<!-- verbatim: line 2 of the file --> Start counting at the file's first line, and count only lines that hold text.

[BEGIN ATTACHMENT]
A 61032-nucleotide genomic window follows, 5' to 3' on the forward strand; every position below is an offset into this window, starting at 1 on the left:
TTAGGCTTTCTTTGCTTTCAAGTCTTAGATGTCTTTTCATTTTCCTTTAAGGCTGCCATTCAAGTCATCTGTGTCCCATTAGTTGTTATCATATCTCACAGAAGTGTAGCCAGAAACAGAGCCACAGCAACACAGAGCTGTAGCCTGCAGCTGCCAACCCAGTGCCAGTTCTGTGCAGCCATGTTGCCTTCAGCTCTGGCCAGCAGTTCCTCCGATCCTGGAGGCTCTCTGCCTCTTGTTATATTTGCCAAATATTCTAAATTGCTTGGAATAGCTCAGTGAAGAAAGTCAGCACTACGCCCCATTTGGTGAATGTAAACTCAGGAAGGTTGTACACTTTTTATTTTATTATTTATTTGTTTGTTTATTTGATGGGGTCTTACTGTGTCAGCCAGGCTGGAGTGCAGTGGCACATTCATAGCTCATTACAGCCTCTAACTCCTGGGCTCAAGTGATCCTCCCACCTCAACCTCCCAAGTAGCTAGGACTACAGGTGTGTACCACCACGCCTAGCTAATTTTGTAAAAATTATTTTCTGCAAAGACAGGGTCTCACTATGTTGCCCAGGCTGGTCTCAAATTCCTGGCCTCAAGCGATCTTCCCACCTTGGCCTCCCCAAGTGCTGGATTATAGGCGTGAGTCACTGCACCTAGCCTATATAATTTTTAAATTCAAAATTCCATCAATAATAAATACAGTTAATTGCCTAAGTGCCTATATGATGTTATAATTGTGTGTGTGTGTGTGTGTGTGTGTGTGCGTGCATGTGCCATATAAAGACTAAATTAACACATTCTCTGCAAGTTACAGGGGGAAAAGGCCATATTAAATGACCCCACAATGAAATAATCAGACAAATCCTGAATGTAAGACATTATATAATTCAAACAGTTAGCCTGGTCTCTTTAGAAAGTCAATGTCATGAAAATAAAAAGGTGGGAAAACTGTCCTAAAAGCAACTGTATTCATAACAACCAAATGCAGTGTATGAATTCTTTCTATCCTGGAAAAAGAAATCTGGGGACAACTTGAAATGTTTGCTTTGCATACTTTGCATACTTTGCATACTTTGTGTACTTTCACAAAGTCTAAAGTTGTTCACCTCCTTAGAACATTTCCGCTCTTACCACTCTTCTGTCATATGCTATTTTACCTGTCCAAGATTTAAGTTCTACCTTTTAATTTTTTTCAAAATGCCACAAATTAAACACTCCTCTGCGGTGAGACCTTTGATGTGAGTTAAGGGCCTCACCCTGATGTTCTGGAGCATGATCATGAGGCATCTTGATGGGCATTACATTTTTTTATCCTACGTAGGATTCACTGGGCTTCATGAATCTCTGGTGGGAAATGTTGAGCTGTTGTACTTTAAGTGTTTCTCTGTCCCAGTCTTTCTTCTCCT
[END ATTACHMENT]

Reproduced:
TTAGGCTTTCTTTGCTTTCAAGTCTTAGATGTCTTTTCATTTTCCTTTAAGGCTGCCATTCAAGTCATCTGTGTCCCATTAGTTGTTATCATATCTCACAGAAGTGTAGCCAGAAACAGAGCCACAGCAACACAGAGCTGTAGCCTGCAGCTGCCAACCCAGTGCCAGTTCTGTGCAGCCATGTTGCCTTCAGCTCTGGCCAGCAGTTCCTCCGATCCTGGAGGCTCTCTGCCTCTTGTTATATTTGCCAAATATTCTAAATTGCTTGGAATAGCTCAGTGAAGAAAGTCAGCACTACGCCCCATTTGGTGAATGTAAACTCAGGAAGGTTGTACACTTTTTATTTTATTATTTATTTGTTTGTTTATTTGATGGGGTCTTACTGTGTCAGCCAGGCTGGAGTGCAGTGGCACATTCATAGCTCATTACAGCCTCTAACTCCTGGGCTCAAGTGATCCTCCCACCTCAACCTCCCAAGTAGCTAGGACTACAGGTGTGTACCACCACGCCTAGCTAATTTTGTAAAAATTATTTTCTGCAAAGACAGGGTCTCACTATGTTGCCCAGGCTGGTCTCAAATTCCTGGCCTCAAGCGATCTTCCCACCTTGGCCTCCCCAAGTGCTGGATTATAGGCGTGAGTCACTGCACCTAGCCTATATAATTTTTAAATTCAAAATTCCATCAATAATAAATACAGTTAATTGCCTAAGTGCCTATATGATGTTATAATTGTGTGTGTGTGTGTGTGTGTGTGTGTGCGTGCATGTGCCATATAAAGACTAAATTAACACATTCTCTGCAAGTTACAGGGGGAAAAGGCCATATTAAATGACCCCACAATGAAATAATCAGACAAATCCTGAATGTAAGACATTATATAATTCAAACAGTTAGCCTGGTCTCTTTAGAAAGTCAATGTCATGAAAATAAAAAGGTGGGAAAACTGTCCTAAAAGCAACTGTATTCATAACAACCAAATGCAGTGTATGAATTCTTTCTATCCTGGAAAAAGAAATCTGGGGACAACTTGAAATGTTTGCTTTGCATACTTTGCATACTTTGCATACTTTGTGTACTTTCACAAAGTCTAAAGTTGTTCACCTCCTTAGAACATTTCCGCTCTTACCACTCTTCTGTCATATGCTATTTTACCTGTCCAAGATTTAAGTTCTACCTTTTAATTTTTTTCAAAATGCCACAAATTAAACACTCCTCTGCGGTGAGACCTTTGATGTGAGTTAAGGGCCTCACCCTGATGTTCTGGAGCATGATCATGAGGCATCTTGATGGGCATTACATTTTTTTATCCTACGTAGGATTCACTGGGCTTCATGAATCTCTGGTGGGAAATGTTGAGCTGTTGTACTTTAAGTGTTTCTCTGTCCCAGTCTTTCTTCTCCT